Visit to The Sixth Form College, Colchester

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Last week myself, Jake and Katrina went to visit the Sixth Form College, Colchester to meet staff and learn about their library. Our hosts were very welcoming, and it was really good to share experiences of working in libraries as well as see how their library operates. One thing I’ve found with the different visits we’ve been on is that there are a lot of shared experiences, and it’s good to know you’re in the same boat.

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The History of Section 28 for LGBT+ History Month

‘Authorities shall not intentionally promote homosexuality or publish material with the intention of promoting homosexuality’ or ‘promote the teaching in any maintained school of the acceptability of homosexuality as a pretended family relationship’. Section 28, Local Government Act, 1988.

2018 marks thirty years since Margaret Thatcher’s government introduced Section 28, a notorious policy which prevented schools and local authorities from promoting LGBT+ issues. At the time, the policy announcement was surrounded by a media-driven moral panic over the ‘gay lobby’; despite the fact that homosexual acts were decriminalised over twenty years before. Newspapers such as the Daily Mail wrote that ‘homosexual activists use sex lessons to promote their own lifestyle’, adding that ‘they brainwash youngsters through propaganda in public and school libraries’. (Daily Mail, October 6 1986, p. 9.) Other papers such as the Sunday Telegraph also defended Section 28, suggesting that sexual orientation was dependent upon the company that students choose to keep at school, and even went as far to suggest that the young needed protection ‘from this decadent and disgusting way of life’. (Sunday Telegraph, January 31 1988, p. 22.)

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The thoughtful cataloguer

Life is full of revelations.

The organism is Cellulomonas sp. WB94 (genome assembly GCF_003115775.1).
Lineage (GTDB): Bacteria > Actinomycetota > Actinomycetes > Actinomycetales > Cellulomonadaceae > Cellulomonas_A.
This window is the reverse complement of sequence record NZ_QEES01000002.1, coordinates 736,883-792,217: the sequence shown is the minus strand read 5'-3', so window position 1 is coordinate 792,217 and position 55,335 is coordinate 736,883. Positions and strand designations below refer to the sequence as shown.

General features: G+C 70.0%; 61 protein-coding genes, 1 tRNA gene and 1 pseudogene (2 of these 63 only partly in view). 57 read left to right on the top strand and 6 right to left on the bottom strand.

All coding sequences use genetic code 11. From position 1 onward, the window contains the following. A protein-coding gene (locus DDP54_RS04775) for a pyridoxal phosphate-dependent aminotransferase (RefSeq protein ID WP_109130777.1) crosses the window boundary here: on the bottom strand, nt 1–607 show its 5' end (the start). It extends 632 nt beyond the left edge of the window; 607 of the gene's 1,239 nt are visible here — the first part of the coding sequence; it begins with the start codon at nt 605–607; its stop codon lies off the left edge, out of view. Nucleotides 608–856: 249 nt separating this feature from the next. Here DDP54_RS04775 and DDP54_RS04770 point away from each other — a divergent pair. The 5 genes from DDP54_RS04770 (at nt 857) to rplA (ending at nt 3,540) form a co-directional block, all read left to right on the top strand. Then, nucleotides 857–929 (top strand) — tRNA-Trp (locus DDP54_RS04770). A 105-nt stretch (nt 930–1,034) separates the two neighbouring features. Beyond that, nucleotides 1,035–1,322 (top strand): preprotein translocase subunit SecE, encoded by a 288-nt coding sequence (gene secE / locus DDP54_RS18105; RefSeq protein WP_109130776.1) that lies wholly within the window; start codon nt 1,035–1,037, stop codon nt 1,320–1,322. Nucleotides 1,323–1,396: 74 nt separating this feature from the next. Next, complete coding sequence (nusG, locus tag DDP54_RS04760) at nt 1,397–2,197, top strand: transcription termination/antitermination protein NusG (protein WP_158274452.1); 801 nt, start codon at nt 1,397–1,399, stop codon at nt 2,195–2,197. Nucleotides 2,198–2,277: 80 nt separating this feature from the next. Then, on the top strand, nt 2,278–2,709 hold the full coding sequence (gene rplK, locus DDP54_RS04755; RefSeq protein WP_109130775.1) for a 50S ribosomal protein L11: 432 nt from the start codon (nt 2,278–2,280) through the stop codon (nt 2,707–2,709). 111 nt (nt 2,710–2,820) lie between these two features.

I love learning new things and seeing things from a different perspective. As a child I remember the moment of revelation when using a poorly designed household appliance and my Dad pointing out that every object we use has to be designed by someone – either well or badly. I started to think about those people who had designed things well, and how people they would never meet could benefit from their thoughtfulness and skill.

So what has this to do with cataloguing?

On the one hand, cataloguing is a skill that I’ve always been curious about, because I like to know the whole picture and how things fit together. But also, because it’s so important to be accurate when cataloguing because it will affect the end user. There’s not an immediate reward for these skills, and there’s not a little note that pops up on the library search engine saying “catalogued by Eleanor, rate her skills today!”. But there is a sense of achievement when you’re making marks on a bibliographic record and it comes back from checking with no corrections. You know that by doing a good job you’re indirectly helping someone, and making their life that little bit easier.

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Applying to Library School 2017

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On the 9th I journeyed down to Cambridge to learn more about applying to library school. Even though it feels as if the academic year has only just begun I know  next September always rolls around sooner than I expected. As a new trainee eager to learn more about university libraries I also feel it’s important for me to learn as much as I can before attempting to draft an application. I was excited to learn that the event was being held at the beautiful and historic St John’s College Cambridge which is definitely worth a visit in its own right. Present at the conference were representatives from Sheffield, UCL, Northumbria and Aberystwyth as well as a sizeable cohort of aspiring librarians. The conference included an informative and engaging presentation from the Programme Director at the University of Sheffield. The talk provided a brief overview of some of the courses available and identified key areas to consider when choosing a programme.

Module content, assessment, location and even the ‘feel’ of a place can all be important when deciding whether to spend a year or more studying somewhere.

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